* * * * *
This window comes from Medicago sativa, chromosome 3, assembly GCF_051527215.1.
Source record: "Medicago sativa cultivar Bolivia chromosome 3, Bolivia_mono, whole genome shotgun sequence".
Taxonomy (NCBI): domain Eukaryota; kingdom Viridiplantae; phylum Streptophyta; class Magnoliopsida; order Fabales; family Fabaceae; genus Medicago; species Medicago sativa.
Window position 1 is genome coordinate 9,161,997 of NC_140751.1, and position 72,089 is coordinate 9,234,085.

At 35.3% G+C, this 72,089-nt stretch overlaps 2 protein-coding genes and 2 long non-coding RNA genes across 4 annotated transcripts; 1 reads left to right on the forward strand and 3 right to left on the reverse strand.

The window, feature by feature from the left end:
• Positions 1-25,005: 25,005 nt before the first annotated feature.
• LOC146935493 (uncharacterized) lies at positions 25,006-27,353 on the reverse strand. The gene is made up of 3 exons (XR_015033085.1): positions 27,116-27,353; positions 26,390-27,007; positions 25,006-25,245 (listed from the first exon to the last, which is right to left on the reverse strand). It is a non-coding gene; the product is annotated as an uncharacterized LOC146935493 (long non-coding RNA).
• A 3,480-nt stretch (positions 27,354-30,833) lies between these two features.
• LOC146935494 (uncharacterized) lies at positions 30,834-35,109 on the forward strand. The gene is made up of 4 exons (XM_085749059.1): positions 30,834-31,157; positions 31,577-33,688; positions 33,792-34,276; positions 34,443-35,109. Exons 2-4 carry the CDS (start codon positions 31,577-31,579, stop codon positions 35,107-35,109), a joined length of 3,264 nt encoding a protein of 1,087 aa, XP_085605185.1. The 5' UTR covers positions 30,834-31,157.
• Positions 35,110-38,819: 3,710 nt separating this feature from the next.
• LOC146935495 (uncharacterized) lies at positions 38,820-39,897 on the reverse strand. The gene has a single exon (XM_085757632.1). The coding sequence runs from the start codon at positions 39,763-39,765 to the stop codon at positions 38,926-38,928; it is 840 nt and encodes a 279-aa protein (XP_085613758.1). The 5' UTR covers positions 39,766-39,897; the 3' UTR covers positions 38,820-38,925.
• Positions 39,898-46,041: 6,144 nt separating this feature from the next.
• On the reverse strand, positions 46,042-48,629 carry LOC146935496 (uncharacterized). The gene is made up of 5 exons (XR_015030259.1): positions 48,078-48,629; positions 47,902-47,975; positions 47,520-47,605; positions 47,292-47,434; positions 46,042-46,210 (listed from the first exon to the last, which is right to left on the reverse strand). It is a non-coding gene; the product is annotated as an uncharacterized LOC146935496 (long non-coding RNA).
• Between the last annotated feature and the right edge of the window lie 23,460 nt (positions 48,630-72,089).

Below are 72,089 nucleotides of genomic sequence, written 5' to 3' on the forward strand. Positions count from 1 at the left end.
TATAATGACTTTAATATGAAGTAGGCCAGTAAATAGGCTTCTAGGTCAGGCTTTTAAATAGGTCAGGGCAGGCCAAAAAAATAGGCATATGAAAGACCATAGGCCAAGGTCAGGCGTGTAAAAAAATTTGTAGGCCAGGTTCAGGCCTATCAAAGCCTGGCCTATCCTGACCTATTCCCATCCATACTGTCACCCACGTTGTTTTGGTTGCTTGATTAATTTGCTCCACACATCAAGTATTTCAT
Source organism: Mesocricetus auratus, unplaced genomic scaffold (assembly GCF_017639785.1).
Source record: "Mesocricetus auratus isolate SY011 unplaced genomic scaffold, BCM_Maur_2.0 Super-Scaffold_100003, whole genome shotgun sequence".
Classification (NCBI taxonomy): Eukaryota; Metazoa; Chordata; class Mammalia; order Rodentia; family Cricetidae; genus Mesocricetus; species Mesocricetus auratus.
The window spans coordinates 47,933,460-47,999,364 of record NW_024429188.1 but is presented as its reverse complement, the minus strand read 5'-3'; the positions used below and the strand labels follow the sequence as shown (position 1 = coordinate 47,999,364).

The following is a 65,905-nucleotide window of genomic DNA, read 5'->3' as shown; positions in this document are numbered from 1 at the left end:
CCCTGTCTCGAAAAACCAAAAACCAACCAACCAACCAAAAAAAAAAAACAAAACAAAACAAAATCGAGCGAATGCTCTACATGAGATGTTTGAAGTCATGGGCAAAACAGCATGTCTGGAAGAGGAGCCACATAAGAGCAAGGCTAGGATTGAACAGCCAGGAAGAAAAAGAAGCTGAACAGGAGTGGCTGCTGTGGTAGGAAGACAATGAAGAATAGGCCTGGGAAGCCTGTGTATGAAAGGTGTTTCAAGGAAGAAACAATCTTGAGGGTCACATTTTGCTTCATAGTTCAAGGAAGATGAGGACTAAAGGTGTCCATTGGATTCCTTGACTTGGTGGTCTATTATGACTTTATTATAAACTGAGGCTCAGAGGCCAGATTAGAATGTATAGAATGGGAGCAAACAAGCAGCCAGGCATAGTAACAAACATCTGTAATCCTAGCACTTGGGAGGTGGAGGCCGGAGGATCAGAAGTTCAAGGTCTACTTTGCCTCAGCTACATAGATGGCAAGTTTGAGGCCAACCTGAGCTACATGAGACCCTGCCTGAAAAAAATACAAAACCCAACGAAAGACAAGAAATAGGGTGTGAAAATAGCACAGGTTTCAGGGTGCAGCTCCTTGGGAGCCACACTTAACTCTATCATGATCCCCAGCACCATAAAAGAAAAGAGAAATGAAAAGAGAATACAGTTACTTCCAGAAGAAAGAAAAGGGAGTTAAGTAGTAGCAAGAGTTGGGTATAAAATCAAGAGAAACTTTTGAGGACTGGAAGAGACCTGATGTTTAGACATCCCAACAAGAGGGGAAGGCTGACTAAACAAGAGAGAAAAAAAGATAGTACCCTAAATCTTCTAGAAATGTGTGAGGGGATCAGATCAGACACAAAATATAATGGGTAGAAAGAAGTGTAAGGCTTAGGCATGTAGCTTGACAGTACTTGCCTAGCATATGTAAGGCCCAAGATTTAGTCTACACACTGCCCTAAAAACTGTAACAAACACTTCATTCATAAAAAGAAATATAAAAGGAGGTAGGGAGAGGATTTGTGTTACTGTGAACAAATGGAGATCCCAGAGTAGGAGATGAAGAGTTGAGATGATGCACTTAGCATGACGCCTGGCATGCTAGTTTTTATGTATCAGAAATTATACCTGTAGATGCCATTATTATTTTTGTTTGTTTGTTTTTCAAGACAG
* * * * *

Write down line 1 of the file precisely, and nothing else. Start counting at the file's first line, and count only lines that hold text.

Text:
This window comes from Medicago sativa, chromosome 3, assembly GCF_051527215.1.